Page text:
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Idaho Fish and Game


Help protect wildlife and pets by not planting yew this spring


F&G suggests a list of plants that are alternatives to toxic yew.

It was a tough winter for big game as deep snow pushed them to low elevations in search of food. That search was fatal to many animals after eating a toxic plant that is common for ornamental landscaping.

Japanese yew is an evergreen suitable for much of Idaho’s climate, which makes it attractive for landscaping. Unfortunately, it’s also deadly. At least 30 elk, 50 pronghorns, two moose, and numerous deer died this winter after eating yew, and they weren’t isolate cases. Deaths occurred across the state, including in Boise, Ammon, Payette, North Fork, Challis, Elk Bend, Malad and Preston.   

Because of these wildlife deaths, Idaho Fish and Game officials are asking homeowners, landscapers, developers and nurseries to choose alternatives to Japanese yew, or other types of yew (Taxus), when they’re planting this spring, especially in places where yew might be consumed by wildlife. 

According to Lynn Kinter, Fish and Game's lead botanist, “Poisonous foliage and seeds are found on all types of ornamental yew, even those called Irish yew, English yew, Chinese yew, spreader yew, or other names.”


F&G officials also ask homeowners to inventory their existing landscaping plants and replace yew if it is on their property. 

“I know it’s a hassle to remove shrubs after they’re established, but doing so can save wildlife, as well as domestic animals like rabbits and horses,” Kinter said. “Elk can die from eating only a few mouthfuls of yew leaves. Dogs can die simply by chewing on the pruned branches.”

Low pruned yews in landscaping

Because the dried branches and dead shrubs are also toxic, they should be disposed of in a covered landfill, she said. 

Kinter notes that the toxic nature of yew is well-known throughout history. In Julius Caesar’s book on the Gallic Wars in 55 B.C., he refers to a king who committed suicide by drinking “juice” from the yew tree.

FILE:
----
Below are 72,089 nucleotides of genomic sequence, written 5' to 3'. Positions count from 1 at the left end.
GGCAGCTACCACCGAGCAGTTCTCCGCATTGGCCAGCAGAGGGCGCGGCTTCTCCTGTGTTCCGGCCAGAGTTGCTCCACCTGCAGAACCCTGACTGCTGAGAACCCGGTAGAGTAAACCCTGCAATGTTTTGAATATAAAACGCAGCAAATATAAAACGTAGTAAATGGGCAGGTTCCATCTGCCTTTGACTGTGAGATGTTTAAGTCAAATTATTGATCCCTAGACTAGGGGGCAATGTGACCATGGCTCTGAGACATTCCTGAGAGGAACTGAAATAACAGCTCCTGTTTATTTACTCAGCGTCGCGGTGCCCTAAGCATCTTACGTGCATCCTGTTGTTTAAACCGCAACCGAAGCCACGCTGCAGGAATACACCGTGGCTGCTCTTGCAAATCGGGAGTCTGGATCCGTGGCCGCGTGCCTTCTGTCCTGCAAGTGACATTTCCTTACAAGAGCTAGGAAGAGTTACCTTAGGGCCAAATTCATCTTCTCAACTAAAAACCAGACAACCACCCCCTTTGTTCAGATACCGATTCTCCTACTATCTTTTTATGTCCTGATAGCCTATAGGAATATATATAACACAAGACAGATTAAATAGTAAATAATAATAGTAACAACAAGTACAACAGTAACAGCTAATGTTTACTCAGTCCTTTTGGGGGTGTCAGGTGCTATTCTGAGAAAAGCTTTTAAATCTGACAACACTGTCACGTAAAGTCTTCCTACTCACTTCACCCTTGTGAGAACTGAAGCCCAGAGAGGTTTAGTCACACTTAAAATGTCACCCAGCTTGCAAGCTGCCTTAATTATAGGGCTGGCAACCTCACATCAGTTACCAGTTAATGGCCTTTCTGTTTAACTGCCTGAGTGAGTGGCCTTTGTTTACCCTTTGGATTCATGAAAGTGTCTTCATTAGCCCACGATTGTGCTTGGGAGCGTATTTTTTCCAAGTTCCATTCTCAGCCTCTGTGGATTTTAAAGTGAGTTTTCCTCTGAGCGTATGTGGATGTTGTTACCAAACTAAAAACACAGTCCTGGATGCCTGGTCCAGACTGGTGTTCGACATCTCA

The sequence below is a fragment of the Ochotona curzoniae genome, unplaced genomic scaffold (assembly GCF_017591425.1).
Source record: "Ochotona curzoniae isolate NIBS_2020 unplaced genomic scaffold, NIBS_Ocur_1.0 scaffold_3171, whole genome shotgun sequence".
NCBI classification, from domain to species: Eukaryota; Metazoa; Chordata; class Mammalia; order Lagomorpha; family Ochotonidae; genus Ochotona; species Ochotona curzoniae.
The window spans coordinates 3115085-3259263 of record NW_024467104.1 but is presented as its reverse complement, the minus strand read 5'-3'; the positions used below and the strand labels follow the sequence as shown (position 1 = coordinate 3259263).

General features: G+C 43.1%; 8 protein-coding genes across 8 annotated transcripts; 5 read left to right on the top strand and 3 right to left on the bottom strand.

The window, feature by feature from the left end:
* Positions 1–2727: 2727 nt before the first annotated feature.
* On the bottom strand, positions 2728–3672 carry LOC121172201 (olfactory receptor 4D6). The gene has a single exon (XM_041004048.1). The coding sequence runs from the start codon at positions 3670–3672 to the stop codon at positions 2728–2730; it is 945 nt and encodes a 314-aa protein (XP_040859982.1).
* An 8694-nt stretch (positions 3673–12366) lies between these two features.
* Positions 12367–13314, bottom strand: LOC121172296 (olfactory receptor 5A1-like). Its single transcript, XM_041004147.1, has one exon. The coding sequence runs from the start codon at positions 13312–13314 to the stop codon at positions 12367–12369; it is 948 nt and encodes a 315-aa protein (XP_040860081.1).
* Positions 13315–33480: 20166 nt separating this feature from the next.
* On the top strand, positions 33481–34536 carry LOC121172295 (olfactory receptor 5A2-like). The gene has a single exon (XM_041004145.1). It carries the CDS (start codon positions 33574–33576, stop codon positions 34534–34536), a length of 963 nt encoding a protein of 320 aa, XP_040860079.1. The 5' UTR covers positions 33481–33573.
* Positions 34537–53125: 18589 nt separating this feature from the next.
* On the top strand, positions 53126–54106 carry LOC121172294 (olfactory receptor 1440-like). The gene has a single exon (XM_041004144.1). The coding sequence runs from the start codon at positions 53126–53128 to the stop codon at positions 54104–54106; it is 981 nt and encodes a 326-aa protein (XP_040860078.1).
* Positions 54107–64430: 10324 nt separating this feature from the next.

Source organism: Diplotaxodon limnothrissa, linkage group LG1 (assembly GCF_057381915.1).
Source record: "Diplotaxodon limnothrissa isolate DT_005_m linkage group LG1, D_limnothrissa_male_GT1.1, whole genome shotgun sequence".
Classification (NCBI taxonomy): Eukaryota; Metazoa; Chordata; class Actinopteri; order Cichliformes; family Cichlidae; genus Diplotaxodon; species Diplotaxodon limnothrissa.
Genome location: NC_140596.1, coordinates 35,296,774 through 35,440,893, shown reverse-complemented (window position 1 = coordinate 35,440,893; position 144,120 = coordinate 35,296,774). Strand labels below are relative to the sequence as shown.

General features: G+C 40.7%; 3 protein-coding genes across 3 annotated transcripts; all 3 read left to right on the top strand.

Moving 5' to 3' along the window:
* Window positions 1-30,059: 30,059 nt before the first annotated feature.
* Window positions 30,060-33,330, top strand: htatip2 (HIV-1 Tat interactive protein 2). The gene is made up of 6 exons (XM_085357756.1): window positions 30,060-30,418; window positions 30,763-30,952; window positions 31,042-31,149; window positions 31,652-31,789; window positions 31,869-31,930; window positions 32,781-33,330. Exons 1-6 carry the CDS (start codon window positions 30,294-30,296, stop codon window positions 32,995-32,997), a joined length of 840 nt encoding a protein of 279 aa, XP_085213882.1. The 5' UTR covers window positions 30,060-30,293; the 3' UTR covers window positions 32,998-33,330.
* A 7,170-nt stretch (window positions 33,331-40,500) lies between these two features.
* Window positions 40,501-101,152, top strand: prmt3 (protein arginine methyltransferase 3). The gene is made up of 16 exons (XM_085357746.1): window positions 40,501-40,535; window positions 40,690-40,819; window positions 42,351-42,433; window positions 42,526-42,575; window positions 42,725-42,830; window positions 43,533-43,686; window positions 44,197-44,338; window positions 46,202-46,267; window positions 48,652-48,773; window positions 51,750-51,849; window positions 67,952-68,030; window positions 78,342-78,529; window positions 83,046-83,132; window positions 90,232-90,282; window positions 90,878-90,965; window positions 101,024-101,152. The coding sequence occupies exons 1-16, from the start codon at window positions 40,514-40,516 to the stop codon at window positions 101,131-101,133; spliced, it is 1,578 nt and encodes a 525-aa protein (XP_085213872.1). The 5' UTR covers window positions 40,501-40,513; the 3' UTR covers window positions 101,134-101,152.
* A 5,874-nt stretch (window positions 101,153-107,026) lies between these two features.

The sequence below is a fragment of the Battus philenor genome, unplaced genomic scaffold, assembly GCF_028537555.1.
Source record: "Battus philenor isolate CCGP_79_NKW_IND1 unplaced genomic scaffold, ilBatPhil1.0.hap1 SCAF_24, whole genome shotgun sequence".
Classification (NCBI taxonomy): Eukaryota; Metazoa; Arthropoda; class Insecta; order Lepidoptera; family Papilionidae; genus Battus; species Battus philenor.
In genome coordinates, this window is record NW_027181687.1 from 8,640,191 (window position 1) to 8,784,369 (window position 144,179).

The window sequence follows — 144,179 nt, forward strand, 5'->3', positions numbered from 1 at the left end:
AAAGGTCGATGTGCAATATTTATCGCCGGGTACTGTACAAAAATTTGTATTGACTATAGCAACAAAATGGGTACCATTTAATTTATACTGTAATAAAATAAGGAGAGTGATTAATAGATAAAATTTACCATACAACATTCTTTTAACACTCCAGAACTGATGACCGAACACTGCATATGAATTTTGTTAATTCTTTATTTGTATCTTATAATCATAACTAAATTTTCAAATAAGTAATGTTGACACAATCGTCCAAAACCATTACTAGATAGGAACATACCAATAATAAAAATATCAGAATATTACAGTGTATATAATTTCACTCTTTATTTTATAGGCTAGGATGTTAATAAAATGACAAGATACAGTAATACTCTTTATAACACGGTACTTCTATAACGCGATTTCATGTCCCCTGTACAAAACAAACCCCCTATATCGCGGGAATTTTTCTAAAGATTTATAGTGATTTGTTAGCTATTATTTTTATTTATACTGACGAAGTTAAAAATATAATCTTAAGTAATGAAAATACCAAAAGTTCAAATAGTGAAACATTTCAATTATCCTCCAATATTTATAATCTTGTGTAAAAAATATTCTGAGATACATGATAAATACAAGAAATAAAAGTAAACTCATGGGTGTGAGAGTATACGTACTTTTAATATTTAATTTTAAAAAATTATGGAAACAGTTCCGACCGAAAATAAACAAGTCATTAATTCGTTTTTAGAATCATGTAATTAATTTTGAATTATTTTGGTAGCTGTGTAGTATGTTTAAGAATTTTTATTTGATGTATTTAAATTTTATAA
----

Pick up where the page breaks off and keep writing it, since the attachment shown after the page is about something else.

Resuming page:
If homeowners are unsure about identification of shrubs on their property, they can take cuttings to garden centers, or to Master Gardeners at University of Idaho county extension offices. 

Idaho Fish and Game suggests a list of alternative landscaping plants that are suitable replacements for yew, including evergreens, natives and non-natives. 

Idaho native evergreens that are non-toxic and can tolerate some shade:

  • Western swordfern (Polystichum munitum)

  • Oregon boxleaf (Pachystima myrsinites)

  • Curl-leaf mountain mahogany (Cercocarpus ledifolius)

  • Russet buffaloberry (Shepherdia canadensis)

  • Oakleaf sumac (Rhus trilobata)

  • Oregon grape-holly (Berberis aquifolium, Mahonia aquifolium)

Idaho native shrubs that tolerate some shade, but are not evergreen:

  • Syringa (Philadelphus lewisii)

  • Woods rose (Rosa woodsii)

  • Thimbleberry (Rubus parviflorus)

  • Oceanspray (Holodiscus discolor)

  • Mallow ninebark (Physocarpus malvaceus)

  • Rocky mountain maple (Acer glabrum)

  • Golden currant (Ribes aureum)

  • Red flowering currant (Ribes sanguineum)

  • Common snowberry (Symphoricarpus albus)

  • Red-twig dogwood (Cornus sericea)

  • Highbush cranberry/mooseberry (Viburnum edule)

  • Serviceberry (Amelanchier alnifolia, A. utahensis)

  • Twinberry honeysuckle (Lonicera involucrata)

  • Mountain ash (Sorbus scopulina)

  • Mountain huckleberry (Vaccinium membranaceum)

Non-native evergreen shrubs that tolerate some shade:

  • Evergreen huckleberry (Vaccinium ovatum)

  • False cypress (Chamaecyparis spp.)

  • Arborvitae (Thuja occidentalis)

  • Dwarf Alberta spruce (Picea glauca 'Conica’)